That is a very odd error report for a piece of hardware: are you using management software from Zyxel? If you are, try it without and see how it goes. Uninstall the entire thing (hardware and its associated software), reboot/cleanup, and then install only the hardware with its driver (just plug it in and point Windows' hardware installation dialogue to the driver's location if necessary. This is based on the simple rule of thumb that Windows' WZC (and the Vista equivalent, which was renamed) is usually better at W-LAN network management than the supplied utilities. Why they are still routinely provided when Windows 98/ME is but a distant memory for most folk, I don't know! Seems like a waste of development costs.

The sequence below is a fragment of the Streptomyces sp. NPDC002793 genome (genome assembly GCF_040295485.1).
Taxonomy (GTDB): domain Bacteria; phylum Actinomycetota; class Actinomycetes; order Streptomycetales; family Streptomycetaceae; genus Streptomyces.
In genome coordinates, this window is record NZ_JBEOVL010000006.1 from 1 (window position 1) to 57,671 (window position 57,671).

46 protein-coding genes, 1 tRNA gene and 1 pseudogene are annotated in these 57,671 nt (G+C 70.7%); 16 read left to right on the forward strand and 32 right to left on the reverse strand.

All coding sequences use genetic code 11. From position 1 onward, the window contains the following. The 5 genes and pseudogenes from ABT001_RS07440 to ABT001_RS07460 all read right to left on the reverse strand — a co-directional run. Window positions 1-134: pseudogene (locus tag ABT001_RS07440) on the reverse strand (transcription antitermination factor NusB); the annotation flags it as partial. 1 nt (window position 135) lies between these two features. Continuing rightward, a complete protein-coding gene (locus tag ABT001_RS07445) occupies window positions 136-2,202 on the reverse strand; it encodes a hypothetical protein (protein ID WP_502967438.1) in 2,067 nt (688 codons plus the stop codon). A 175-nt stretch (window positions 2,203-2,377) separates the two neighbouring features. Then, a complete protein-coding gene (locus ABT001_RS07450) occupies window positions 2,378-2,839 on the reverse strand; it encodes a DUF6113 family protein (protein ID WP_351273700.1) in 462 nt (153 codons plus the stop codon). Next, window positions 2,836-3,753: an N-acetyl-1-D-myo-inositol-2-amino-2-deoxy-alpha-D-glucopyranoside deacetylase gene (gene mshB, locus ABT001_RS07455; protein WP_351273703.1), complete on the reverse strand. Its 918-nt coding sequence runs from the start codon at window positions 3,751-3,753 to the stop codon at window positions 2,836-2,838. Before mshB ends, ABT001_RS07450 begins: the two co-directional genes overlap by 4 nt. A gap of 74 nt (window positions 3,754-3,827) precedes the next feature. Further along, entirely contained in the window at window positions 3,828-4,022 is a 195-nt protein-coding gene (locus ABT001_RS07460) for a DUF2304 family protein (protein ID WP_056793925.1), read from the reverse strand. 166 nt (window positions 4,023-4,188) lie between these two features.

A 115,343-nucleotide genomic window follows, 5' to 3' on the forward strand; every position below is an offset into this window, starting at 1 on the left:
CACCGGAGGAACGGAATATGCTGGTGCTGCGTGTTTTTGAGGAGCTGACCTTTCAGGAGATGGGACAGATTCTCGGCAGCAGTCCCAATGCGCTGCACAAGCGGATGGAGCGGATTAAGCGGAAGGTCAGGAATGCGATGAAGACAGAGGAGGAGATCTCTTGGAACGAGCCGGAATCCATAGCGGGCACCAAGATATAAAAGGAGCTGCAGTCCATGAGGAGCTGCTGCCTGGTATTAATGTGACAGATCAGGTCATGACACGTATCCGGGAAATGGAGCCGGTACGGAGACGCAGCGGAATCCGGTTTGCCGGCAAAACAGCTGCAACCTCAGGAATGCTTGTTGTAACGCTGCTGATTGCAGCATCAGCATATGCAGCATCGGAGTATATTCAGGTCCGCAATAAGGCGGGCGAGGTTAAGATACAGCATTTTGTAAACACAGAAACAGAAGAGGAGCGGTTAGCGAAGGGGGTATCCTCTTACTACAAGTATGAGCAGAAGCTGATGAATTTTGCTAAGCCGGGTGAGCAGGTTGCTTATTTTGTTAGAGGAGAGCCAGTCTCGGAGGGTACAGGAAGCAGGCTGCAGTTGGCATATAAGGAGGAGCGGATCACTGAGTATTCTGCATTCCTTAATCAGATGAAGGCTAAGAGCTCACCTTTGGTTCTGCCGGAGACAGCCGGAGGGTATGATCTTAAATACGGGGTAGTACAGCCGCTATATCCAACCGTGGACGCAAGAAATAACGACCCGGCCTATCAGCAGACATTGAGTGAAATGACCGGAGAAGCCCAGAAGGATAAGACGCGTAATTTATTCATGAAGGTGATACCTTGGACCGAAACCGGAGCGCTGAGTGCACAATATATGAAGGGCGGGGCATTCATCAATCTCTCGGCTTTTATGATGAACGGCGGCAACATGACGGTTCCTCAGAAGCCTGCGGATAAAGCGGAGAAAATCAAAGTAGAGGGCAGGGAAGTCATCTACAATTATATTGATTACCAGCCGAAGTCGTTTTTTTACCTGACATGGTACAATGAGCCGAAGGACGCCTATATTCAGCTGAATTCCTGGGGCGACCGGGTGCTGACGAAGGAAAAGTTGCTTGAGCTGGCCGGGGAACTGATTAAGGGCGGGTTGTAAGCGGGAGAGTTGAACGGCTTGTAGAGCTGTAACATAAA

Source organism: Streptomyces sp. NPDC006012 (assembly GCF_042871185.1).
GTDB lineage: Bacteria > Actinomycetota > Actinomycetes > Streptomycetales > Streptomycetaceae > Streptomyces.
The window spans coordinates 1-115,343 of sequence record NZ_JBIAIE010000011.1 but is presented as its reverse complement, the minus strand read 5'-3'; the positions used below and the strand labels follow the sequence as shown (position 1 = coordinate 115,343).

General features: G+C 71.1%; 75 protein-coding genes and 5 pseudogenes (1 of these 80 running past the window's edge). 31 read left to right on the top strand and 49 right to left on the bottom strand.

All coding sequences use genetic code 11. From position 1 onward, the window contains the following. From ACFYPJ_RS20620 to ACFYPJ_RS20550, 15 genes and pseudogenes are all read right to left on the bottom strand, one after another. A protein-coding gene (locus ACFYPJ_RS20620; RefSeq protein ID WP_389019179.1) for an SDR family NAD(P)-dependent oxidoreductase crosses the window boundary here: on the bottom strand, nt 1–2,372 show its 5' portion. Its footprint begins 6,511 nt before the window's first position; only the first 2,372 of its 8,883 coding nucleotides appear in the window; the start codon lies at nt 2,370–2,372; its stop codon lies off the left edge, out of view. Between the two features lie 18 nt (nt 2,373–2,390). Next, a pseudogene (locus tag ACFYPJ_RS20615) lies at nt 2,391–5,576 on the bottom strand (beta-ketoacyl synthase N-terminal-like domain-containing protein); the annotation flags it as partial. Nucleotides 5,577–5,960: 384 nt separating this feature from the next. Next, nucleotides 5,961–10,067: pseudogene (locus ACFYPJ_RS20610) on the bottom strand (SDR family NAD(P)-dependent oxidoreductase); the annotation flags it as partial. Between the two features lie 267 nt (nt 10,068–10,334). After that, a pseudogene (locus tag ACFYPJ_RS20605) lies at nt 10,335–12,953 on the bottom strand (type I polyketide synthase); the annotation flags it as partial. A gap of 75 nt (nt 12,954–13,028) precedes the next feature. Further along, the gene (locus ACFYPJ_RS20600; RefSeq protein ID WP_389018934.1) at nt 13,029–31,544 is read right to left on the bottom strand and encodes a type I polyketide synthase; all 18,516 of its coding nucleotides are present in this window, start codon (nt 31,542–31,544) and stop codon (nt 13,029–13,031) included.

Another tip: make sure that any problematic devices have a minimum of things in between them and in plain sight, away from big thick solid things. Straight lines are better than diagonals, with less floors/walls to deal with, since this is just nothing more than a high frequency radio signal.